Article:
Today is the final day of a 30-day food challenge that Alex and I created and began on March 4, and I have mixed feelings about reaching its conclusion. It has been both difficult and rewarding.
While I consider myself to be a fairly healthy eater, especially throughout the work week, a few weekend-long pizza and french fry binges in early March left me feeling like I needed to make some changes to my diet. Also, I joined a gym in my neighborhood in January and started my first regular fitness routine in a few years, but I didn’t feel that my diet went hand-in-hand with my exercise goals. So, when I read this post by one of my favorite bloggers, What I Wore about the Whole 30 Challenge, I was really impressed and inspired by the health and fitness results she shared.
The Whole 30 Challenge requires you to cut a ton of foods from your diet for 30 days, without exceptions. While it’s possible I could have committed to and followed all of the Whole 30 Challenge’s rules, I decided I would test the waters of healthier eating by creating my own guidelines. Alex was on board, too, so we sat down and came up with a list of foods to eliminate. I’ve alluded to this before, but to sum it up, we cut out: white pasta and white rice, white bread, fried foods, white potatoes, and all desserts in the categories of cookies, cake, candy and ice cream. We planned to reduce our alcohol intake, but that rule…fell by the wayside (thanks, St. Patrick’s Day). We also allowed ourselves one “cheat meal” per week. Over the course of our Challenge, we had a friend visit for a weekend, and we traveled to D.C. with my parents. We decided not to be healthy eating sticklers during those weekends, and did our best to follow the rules within reason.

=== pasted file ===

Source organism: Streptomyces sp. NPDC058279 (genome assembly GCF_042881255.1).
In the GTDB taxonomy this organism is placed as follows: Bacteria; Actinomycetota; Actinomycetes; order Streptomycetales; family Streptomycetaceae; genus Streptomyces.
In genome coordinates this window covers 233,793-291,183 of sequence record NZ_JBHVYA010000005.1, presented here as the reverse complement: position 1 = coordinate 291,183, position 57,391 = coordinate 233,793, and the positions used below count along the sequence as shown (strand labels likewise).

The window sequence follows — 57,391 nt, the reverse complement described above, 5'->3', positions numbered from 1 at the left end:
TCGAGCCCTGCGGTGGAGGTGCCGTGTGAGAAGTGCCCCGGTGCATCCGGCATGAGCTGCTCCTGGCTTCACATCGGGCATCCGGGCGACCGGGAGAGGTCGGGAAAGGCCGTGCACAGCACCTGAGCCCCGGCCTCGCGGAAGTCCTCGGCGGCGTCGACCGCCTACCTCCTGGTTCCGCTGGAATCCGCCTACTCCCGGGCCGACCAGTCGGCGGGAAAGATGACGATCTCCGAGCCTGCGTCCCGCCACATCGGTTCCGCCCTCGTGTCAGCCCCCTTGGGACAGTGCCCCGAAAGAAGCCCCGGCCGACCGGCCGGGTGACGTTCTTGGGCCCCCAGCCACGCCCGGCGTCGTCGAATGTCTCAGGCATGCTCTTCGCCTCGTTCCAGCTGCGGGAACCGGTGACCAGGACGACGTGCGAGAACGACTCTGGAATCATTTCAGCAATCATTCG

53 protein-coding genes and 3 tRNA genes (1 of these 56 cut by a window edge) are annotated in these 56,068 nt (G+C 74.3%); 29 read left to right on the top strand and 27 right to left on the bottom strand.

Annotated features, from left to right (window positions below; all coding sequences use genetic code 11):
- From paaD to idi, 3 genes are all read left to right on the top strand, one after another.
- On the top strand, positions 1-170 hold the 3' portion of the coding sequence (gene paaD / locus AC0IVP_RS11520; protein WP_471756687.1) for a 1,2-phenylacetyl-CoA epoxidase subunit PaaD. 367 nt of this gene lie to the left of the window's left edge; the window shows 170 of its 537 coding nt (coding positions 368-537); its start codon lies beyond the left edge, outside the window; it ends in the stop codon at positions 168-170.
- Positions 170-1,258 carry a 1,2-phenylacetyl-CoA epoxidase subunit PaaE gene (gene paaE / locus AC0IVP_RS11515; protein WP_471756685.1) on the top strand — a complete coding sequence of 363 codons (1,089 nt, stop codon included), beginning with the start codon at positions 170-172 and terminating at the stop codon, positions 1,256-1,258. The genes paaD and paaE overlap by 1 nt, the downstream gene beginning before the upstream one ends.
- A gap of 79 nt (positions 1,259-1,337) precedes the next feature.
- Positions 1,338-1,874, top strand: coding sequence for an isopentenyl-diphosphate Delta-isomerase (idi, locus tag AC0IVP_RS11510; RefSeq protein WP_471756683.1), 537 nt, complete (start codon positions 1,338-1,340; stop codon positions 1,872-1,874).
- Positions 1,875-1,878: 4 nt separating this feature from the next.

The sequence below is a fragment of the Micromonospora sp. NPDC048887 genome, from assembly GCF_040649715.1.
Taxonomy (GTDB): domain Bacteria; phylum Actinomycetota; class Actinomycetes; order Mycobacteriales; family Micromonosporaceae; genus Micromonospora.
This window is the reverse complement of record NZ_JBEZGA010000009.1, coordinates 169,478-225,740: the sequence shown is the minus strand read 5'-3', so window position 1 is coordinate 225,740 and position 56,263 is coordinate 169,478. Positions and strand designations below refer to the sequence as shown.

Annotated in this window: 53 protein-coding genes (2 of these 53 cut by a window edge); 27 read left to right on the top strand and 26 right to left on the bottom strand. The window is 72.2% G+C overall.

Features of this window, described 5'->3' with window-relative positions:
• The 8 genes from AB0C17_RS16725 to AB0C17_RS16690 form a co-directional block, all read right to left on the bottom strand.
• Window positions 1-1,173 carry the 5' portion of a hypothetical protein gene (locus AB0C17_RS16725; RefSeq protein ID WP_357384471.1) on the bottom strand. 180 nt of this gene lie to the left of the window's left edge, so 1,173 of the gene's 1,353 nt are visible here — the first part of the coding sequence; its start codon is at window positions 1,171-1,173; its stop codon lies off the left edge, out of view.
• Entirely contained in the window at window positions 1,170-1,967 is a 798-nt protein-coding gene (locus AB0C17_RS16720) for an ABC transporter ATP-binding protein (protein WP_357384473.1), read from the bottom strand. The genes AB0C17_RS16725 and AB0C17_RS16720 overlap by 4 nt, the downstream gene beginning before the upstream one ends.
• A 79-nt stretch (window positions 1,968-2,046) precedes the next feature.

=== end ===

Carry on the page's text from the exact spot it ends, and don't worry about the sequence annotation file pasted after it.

Overall, I’d say we followed the Challenge guidelines about 85% of the time, with a few small lapses on weekends. I lost a few pounds, and Alex lost several. The most rewarding aspects of the Challenge were:
- Discovering new recipes. Before the challenge, most of the meals I cooked revolved around pasta or white rice. This month, I had to make an effort to find meals I could prepare that would meet our guidelines, and would be filling. I ate a TON of sweet potatoes and other vegetables (as you’ve seen!), and found several recipes that I would never have considered making before, but truly enjoyed.
- Strengthened willpower: On the very first day of the Challenge, I attended a lunch meeting at work. When I walked into the room, I saw a box of 20 giant sugar cookies from Potbelly Sandwich Shop–my favorite cookies in the world. That was torture. I have no idea what we talked about in that meeting, because all I could do was think about those cookies. With time, it got easier to say no to sweets in the office, or french fries at the bar. Hopefully I can continue to exercise this new found self control, even when the Challenge “rules” are no longer in place.
- More energy & less guilt. Living in NYC means dozens of delicious food options on every block. On weekends, we love to explore restaurants in Brooklyn and Manhattan for brunch, dinner, or snacks. At the end of weekends pre-Challenge, I always felt bloated, out of energy, and maybe a little bit broke. The Challenge forced us to cook nearly all of our meals each weekend, and my stomach and wallet both thanked me.
I can’t say I’m not thrilled by the idea of eating a giant pizza right now, but it is my hope that I can make some of these dietary changes permanent. I enjoyed the Challenge far more than I ever imagined I could enjoy cutting out some of my favorite foods for a month.